First of all, the chances that your rented suit will actually fit you are miniscule. The places that offer these rentals don’t have a clue what they’re doing, and they don’t care to learn. You are going to look terrible – I guarantee it. Besides, most suit rental packages start around a hundred bucks. If you know what you’re doing, that’s anywhere from half to a quarter of what you’d spend to get a thrifty but well-fitting suit that you can keep, thereby avoiding paying for a crappy rental the next six times you go to a wedding. Besides, a staple suit in charcoal or navy has plenty of utility outside the one wedding you’ve been invited to this year – it will be appropriate for just about any event and any occasion, so once again, you’re getting your money’s worth. You’ll look better, and you’ll be happier in the long run.

7. Bathing in cologne

I’m all for fragrances, but there’s almost no easier way to be “That Guy” than to show up for an event smelling as though you just smashed several bottles of “Man Scent” on the floor and then rolled around in the destruction. Consider your fellow guests: the people sitting next to you during the ceremony (if there’s a ceremony) will be miserable, and they will also be wondering who was rude enough to inflict themselves on the entire wedding party. If it’s an outdoor wedding in the summer heat, you might find that you’ve had a few drinks “accidentally” spilled on you by the end of the day.

Instead, a delicate application is all that’s required. And please – wear something deserving of wearing. You are absolutely forbidden to wear any kind of body spray that comes in an aerosol can.

8. Dressing like blogger bait

Here’s the thing – the thing that an unfortunate number of wedding guests struggle to recognize. You are not the star of the show, even if you read Styleforum. Unless you’re one of the people getting married, your job is not to stand out as much as possible. Your job is to celebrate the love shared between the people who have invited you and the love they have for you, and to accordingly make the proceedings as smooth and elegant as possible out of respect for the event and the company present.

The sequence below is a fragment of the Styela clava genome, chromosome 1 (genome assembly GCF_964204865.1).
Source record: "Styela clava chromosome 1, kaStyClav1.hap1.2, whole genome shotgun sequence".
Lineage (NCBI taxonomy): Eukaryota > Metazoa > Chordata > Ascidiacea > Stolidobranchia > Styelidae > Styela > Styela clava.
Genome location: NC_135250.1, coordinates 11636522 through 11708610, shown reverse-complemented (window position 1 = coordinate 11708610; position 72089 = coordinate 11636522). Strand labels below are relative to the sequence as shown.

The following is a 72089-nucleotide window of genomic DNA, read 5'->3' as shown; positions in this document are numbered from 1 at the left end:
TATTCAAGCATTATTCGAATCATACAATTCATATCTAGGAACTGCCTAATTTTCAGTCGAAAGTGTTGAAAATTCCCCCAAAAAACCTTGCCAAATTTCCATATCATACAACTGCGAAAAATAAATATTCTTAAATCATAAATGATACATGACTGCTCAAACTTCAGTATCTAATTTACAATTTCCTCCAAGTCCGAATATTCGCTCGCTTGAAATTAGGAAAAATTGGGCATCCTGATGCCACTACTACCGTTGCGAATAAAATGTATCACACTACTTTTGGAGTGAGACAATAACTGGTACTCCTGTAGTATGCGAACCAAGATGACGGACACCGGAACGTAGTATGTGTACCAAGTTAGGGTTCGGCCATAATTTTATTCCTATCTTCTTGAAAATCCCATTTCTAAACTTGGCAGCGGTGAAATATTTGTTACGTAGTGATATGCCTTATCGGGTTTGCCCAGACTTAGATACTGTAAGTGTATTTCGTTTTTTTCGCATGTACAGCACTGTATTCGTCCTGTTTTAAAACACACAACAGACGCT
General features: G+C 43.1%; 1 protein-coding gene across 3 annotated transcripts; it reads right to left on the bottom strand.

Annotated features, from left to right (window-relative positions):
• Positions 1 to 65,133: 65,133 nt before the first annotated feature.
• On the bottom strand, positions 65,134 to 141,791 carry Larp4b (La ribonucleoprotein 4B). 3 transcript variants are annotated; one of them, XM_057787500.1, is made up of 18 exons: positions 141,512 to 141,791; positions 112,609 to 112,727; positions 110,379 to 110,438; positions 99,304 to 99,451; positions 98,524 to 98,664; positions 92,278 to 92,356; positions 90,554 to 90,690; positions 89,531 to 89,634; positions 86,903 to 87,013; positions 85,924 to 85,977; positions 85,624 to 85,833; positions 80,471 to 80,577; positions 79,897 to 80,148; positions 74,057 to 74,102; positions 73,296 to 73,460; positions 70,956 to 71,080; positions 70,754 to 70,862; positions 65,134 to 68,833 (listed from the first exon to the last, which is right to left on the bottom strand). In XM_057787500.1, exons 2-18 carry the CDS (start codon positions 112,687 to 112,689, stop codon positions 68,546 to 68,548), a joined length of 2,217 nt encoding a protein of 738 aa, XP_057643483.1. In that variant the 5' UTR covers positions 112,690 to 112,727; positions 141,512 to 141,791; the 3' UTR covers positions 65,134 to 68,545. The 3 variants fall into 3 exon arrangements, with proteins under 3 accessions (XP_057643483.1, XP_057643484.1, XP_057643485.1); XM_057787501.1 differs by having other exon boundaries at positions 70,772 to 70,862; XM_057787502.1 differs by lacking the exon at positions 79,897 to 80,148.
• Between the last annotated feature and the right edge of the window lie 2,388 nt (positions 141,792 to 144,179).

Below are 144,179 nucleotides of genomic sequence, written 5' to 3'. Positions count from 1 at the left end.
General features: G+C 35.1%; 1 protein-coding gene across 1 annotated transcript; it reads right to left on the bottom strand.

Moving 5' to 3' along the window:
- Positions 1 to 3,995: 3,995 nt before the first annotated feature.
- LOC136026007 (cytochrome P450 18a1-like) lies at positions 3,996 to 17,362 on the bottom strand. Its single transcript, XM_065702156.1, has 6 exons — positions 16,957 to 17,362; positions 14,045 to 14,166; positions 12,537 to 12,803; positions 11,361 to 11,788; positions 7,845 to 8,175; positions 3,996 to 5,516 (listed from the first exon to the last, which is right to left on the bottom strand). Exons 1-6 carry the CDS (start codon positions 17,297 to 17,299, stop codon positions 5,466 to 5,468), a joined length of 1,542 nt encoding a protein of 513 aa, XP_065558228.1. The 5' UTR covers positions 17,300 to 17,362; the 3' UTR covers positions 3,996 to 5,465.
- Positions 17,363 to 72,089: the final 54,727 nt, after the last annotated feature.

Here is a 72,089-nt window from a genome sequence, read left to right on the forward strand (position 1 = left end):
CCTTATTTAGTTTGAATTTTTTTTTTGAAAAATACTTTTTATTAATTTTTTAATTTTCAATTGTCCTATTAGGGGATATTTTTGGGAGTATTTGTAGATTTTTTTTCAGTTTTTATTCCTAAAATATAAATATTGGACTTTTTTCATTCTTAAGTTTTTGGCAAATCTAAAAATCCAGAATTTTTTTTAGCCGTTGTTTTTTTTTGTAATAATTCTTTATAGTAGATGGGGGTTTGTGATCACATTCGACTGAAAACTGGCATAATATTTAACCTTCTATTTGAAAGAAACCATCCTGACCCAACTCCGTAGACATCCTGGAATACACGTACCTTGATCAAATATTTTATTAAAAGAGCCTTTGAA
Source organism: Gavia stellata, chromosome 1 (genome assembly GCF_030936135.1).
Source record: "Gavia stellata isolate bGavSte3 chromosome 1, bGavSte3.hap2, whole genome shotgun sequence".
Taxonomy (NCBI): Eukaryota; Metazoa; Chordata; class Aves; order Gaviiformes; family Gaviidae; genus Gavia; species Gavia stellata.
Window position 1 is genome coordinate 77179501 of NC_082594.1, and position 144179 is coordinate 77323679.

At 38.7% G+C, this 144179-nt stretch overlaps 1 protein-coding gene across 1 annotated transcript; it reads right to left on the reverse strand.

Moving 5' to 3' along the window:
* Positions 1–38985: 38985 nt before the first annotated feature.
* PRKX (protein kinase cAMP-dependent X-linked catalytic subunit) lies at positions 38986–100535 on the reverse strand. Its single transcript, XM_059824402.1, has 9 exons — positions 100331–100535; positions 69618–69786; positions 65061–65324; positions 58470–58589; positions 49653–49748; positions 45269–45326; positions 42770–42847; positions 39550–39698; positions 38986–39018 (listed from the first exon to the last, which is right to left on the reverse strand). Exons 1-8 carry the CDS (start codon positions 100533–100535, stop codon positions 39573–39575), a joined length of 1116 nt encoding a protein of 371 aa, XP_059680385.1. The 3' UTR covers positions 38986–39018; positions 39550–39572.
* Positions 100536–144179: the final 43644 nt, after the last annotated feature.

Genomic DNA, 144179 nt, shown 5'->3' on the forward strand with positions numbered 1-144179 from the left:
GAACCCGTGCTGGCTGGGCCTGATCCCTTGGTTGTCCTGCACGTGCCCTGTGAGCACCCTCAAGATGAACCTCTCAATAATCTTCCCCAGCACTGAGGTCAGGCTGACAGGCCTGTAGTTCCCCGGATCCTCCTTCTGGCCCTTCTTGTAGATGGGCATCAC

A wedding is not an occasion to wear the loudest colors you can find, leopard-print suits, or cover yourself in absurd accessories (unless, of course, that is the kind of wedding you’re attending). Don’t wear a hat at the dinner table. Don’t wear your favorite basketball jersey. Don’t wear pink plaid trousers and crimson shoes. Wearing extravagant pieces or colors that detract from the attention due to the couple being married is rude and boorish, and I’m certain you’re neither.

9. Constantly bothering the couple about the dress code

Did you read number 8? Did you see the part about the wedding not being about you? How many other things do you think the couple have to consider aside from your questions about whether you can wear your favorite Converse sneakers with your tuxedo, and will they really mind?

If you are genuinely confused by the dress code, it is entirely appropriate to ask for clarification.  It is not appropriate to badger the couple about what you want to wear.  I don’t care if you’re a man or a woman: you may not throw a fit about wardrobe choices, and it is better still to show up to a wedding overdressed than underdressed. Respect the occasion. Respect that you’ve been invited. Don’t make the organizers regret it.

10. Acting like an ass

As I’m sure you’ve heard by now, style is about more than the clothing on your body. If you’re going to a wedding, be a gracious guest. The event is not about you. That means that you should, to the best of your ability, follow the dress code; that you should not arrive at the wedding for groomsman and refuse to wear the boutonnière because you don’t like it or think you know better; that you should be friendly and outgoing; that you should congratulate the happy couple on their marriage; that you should not throw a fit; that you should not get too drunk; and that you need to understand that, if it’s the wedding of a friend, there are some stories you don’t share in public.

To recap: a wedding is one of the few times when we really, really recommend dialing back your inner wild child out of respect for the event and the couple. If you are going to a wedding, wear a jacket, shirt, tie, trousers, and respectable shoes. It is better to arrive overdressed than underdressed. Don’t behave or smell like a pig, and you’ll make it out just fine. You might even remember to have a good time along the way.